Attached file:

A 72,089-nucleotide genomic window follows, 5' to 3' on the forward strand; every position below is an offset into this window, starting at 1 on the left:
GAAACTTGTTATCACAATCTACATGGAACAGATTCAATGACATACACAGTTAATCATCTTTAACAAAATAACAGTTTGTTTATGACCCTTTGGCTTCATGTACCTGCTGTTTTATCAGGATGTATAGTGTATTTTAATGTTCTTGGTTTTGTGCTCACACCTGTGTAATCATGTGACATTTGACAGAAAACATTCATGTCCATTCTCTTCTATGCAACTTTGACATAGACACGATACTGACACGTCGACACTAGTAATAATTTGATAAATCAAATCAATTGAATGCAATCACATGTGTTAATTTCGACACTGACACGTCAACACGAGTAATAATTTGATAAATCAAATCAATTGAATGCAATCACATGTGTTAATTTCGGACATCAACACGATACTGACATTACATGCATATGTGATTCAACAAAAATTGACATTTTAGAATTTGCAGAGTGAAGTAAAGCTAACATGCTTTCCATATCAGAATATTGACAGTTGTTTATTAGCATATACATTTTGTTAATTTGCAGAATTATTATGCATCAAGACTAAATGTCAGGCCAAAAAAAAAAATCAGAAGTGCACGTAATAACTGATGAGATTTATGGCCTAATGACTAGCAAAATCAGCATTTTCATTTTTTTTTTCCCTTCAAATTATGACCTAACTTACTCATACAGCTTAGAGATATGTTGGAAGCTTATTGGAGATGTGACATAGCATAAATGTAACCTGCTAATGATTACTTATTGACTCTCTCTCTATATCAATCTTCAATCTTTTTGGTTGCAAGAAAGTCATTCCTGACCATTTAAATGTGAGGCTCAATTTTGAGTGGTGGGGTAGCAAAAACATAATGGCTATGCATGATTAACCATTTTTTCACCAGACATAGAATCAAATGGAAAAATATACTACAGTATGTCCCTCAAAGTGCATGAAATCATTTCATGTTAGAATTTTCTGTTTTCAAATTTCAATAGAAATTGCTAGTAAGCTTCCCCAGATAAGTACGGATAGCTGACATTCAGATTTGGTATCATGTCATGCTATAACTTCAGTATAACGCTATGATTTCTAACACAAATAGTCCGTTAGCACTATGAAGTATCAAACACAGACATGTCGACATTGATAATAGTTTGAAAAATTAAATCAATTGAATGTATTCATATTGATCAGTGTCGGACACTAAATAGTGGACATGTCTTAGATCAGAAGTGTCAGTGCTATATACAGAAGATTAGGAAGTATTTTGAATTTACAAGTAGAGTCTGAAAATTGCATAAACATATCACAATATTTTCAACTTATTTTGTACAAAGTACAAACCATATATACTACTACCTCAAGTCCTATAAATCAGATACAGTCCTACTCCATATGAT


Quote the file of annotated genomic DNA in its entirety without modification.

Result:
A 72,089-nucleotide genomic window follows, 5' to 3' on the forward strand; every position below is an offset into this window, starting at 1 on the left:
GAAACTTGTTATCACAATCTACATGGAACAGATTCAATGACATACACAGTTAATCATCTTTAACAAAATAACAGTTTGTTTATGACCCTTTGGCTTCATGTACCTGCTGTTTTATCAGGATGTATAGTGTATTTTAATGTTCTTGGTTTTGTGCTCACACCTGTGTAATCATGTGACATTTGACAGAAAACATTCATGTCCATTCTCTTCTATGCAACTTTGACATAGACACGATACTGACACGTCGACACTAGTAATAATTTGATAAATCAAATCAATTGAATGCAATCACATGTGTTAATTTCGACACTGACACGTCAACACGAGTAATAATTTGATAAATCAAATCAATTGAATGCAATCACATGTGTTAATTTCGGACATCAACACGATACTGACATTACATGCATATGTGATTCAACAAAAATTGACATTTTAGAATTTGCAGAGTGAAGTAAAGCTAACATGCTTTCCATATCAGAATATTGACAGTTGTTTATTAGCATATACATTTTGTTAATTTGCAGAATTATTATGCATCAAGACTAAATGTCAGGCCAAAAAAAAAAATCAGAAGTGCACGTAATAACTGATGAGATTTATGGCCTAATGACTAGCAAAATCAGCATTTTCATTTTTTTTTTCCCTTCAAATTATGACCTAACTTACTCATACAGCTTAGAGATATGTTGGAAGCTTATTGGAGATGTGACATAGCATAAATGTAACCTGCTAATGATTACTTATTGACTCTCTCTCTATATCAATCTTCAATCTTTTTGGTTGCAAGAAAGTCATTCCTGACCATTTAAATGTGAGGCTCAATTTTGAGTGGTGGGGTAGCAAAAACATAATGGCTATGCATGATTAACCATTTTTTCACCAGACATAGAATCAAATGGAAAAATATACTACAGTATGTCCCTCAAAGTGCATGAAATCATTTCATGTTAGAATTTTCTGTTTTCAAATTTCAATAGAAATTGCTAGTAAGCTTCCCCAGATAAGTACGGATAGCTGACATTCAGATTTGGTATCATGTCATGCTATAACTTCAGTATAACGCTATGATTTCTAACACAAATAGTCCGTTAGCACTATGAAGTATCAAACACAGACATGTCGACATTGATAATAGTTTGAAAAATTAAATCAATTGAATGTATTCATATTGATCAGTGTCGGACACTAAATAGTGGACATGTCTTAGATCAGAAGTGTCAGTGCTATATACAGAAGATTAGGAAGTATTTTGAATTTACAAGTAGAGTCTGAAAATTGCATAAACATATCACAATATTTTCAACTTATTTTGTACAAAGTACAAACCATATATACTACTACCTCAAGTCCTATAAATCAGATACAGTCCTACTCCATATGAT